Now, As I have said I enjoyed Vanilla Sky. But i felt that for a large part of the film (roughly the third quarter) I (and none of my companions) understood what the hell was going on. This frustrated us. Now look away if you dont want to know the ending to either film. It annoyed me in Vanilla Sky that the ending (the Tom Cruise character David realises he has been cryogenically frozen and has been living a large part of the film as a dream) seemed so unfeasible when it was explained at the end. No one could have guessed this and isnt that a major part of a film with a twist?

In Open Your Eyes, the same ending is hinted at throughout and we hear a lot more about the company (L.E., or 'Eli') that freezes him and what they do. Basically the story leads on much better. It seems more feasible and I enjoyed it more because of it. This isnt the only reason why I enjoyed it more. Here is my comparison of the two films:

Why they are the Same:
- Same plot and story, in fact the two films are extremely similar, with some of the same lines!
- Penelope Cruz plays the same character (Sofia), very well, in both films


How is Vanilla Sky different:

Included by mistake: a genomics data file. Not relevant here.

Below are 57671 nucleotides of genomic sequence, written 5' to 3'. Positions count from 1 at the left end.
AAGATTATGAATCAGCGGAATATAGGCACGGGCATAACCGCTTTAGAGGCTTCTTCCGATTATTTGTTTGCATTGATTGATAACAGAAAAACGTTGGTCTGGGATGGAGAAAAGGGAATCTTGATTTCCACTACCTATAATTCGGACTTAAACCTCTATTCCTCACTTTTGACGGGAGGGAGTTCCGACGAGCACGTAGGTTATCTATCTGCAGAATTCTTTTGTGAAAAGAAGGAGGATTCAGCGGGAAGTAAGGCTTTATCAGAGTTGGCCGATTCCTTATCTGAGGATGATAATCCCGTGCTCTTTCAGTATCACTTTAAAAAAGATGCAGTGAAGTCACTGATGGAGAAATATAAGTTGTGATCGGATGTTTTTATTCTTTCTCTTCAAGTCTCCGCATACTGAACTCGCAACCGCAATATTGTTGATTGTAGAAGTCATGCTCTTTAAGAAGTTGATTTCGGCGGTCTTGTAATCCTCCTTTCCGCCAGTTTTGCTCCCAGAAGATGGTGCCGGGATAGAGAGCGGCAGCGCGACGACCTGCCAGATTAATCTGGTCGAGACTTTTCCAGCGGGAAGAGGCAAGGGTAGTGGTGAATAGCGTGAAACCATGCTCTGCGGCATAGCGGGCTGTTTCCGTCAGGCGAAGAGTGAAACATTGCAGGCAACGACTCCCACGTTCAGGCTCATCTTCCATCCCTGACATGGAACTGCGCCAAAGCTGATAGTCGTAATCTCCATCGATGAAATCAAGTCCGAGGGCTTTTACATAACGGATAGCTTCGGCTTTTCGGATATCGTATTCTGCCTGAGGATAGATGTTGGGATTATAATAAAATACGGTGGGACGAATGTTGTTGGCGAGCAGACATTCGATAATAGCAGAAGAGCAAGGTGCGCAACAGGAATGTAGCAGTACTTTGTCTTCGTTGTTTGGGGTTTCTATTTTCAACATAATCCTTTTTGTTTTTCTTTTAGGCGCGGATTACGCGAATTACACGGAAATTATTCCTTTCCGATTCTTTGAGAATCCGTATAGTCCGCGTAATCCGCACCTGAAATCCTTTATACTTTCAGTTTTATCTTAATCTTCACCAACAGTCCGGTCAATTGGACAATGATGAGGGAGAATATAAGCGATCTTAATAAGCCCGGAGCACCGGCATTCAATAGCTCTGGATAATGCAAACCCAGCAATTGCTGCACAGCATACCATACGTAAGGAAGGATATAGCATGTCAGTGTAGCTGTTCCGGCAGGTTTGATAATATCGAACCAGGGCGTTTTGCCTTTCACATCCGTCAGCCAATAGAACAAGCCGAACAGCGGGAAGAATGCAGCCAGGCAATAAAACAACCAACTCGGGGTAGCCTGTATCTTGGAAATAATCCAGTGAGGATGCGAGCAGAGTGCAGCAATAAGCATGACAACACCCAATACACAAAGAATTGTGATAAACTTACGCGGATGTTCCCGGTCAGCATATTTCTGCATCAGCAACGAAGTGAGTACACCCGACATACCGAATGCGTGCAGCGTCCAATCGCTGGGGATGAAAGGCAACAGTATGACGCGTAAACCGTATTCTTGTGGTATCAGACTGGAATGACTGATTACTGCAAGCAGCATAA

- Its in English rather than Spanish with subtitles
- Its got Tom Cruise rather than Eduardo Noriega as the main character (David/Cesar)
- Its much more unrealistic, for example Sofia's flat (and she is supposed to be fairly poor) is amazingly decorated and exquisite in Vanilla Sky.
- As I have said the ending is much less expected and seems much less feasible.
- Vanilla Sky is a massive Hollywood blockbuster, making lots of money indeed, and shown in most cinemas across the UK. Open Your Eyes was very popular amongst film critics but it never received the popularity of its remake. It was never (as far as I know) shown in any cinemas in the UK.
- Vanilla Sky (understandably because of its greater investment) has a much better soundtrack, including a song written for the film by Paul McCartney, and all the skies are done in nice colours (hence the name), like a Monet painting.